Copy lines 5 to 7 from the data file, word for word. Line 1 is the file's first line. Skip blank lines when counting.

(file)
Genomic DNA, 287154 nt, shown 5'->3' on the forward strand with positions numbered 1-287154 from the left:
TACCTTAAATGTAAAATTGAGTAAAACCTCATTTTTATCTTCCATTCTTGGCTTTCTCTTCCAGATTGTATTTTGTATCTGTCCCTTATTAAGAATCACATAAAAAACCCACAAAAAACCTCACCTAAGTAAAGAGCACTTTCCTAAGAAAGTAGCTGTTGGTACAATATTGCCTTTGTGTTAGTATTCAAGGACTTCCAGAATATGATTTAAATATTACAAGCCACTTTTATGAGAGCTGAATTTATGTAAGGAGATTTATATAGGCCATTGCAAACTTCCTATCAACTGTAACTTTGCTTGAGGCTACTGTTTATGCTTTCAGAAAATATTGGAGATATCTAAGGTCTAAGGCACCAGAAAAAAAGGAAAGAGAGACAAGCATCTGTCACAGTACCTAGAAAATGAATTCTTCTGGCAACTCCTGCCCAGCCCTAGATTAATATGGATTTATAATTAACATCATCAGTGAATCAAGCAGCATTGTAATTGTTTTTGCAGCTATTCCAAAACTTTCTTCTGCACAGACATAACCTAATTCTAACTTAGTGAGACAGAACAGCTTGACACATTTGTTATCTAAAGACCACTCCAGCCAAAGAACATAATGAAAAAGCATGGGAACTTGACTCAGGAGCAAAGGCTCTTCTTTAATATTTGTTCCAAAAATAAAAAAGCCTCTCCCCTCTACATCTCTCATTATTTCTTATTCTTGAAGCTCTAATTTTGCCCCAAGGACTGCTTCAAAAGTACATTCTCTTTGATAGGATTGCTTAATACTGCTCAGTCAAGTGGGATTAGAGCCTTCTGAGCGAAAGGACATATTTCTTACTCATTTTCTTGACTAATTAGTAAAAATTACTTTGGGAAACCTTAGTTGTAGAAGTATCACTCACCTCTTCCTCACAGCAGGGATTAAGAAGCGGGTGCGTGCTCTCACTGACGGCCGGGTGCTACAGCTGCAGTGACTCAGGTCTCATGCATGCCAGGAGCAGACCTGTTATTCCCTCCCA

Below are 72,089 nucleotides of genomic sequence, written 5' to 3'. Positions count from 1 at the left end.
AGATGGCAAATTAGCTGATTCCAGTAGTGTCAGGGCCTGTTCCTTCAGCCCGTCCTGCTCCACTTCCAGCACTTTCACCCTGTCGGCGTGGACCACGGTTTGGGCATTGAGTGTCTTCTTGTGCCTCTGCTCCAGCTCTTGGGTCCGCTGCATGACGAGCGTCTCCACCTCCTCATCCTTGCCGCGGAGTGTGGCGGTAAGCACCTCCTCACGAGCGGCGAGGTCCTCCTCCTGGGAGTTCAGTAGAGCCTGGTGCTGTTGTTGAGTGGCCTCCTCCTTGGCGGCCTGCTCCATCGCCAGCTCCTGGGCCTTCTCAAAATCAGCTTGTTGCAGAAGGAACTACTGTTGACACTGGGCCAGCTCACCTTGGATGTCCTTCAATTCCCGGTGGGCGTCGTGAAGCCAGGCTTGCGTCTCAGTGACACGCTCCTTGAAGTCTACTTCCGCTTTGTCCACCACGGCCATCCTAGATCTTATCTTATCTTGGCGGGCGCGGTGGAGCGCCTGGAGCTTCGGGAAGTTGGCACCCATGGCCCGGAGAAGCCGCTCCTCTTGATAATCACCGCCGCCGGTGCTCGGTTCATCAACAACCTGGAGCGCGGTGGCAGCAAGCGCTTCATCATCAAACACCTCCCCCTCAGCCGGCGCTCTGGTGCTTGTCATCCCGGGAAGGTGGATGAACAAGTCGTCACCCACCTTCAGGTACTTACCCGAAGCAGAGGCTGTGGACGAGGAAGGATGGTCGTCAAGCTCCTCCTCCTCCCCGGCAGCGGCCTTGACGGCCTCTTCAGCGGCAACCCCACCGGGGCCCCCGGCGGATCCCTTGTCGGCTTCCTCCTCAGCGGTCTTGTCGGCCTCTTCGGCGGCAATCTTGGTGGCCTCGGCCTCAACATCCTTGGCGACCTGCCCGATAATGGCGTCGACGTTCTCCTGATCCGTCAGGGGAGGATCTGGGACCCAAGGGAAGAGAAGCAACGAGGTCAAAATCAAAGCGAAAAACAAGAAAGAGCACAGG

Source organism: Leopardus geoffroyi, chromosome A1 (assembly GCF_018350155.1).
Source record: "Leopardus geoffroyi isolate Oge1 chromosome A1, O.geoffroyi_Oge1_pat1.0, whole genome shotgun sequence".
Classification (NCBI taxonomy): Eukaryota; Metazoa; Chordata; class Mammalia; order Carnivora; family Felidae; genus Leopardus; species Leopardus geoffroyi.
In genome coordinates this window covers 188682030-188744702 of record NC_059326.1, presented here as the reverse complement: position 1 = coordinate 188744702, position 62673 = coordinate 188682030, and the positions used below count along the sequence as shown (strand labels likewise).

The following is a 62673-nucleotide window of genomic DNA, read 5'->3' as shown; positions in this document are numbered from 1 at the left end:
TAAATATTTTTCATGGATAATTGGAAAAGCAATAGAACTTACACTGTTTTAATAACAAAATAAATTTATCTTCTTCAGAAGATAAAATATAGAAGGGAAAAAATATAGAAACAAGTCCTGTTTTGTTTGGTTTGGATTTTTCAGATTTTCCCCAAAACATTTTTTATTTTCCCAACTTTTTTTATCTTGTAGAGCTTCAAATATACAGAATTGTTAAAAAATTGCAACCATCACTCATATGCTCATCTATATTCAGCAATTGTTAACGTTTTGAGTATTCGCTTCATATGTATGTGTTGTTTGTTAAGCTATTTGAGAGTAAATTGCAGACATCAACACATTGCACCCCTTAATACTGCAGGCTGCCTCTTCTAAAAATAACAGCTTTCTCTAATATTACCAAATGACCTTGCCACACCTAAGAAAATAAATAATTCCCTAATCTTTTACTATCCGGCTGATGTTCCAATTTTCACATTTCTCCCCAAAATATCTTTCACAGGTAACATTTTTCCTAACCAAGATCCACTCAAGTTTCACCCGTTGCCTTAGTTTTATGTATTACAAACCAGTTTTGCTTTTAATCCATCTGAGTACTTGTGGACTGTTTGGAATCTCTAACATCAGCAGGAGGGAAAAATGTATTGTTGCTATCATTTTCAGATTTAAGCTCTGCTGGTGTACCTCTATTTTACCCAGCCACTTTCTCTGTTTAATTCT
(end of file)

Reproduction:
Source organism: Leopardus geoffroyi, chromosome A1 (assembly GCF_018350155.1).
Source record: "Leopardus geoffroyi isolate Oge1 chromosome A1, O.geoffroyi_Oge1_pat1.0, whole genome shotgun sequence".
Classification (NCBI taxonomy): Eukaryota; Metazoa; Chordata; class Mammalia; order Carnivora; family Felidae; genus Leopardus; species Leopardus geoffroyi.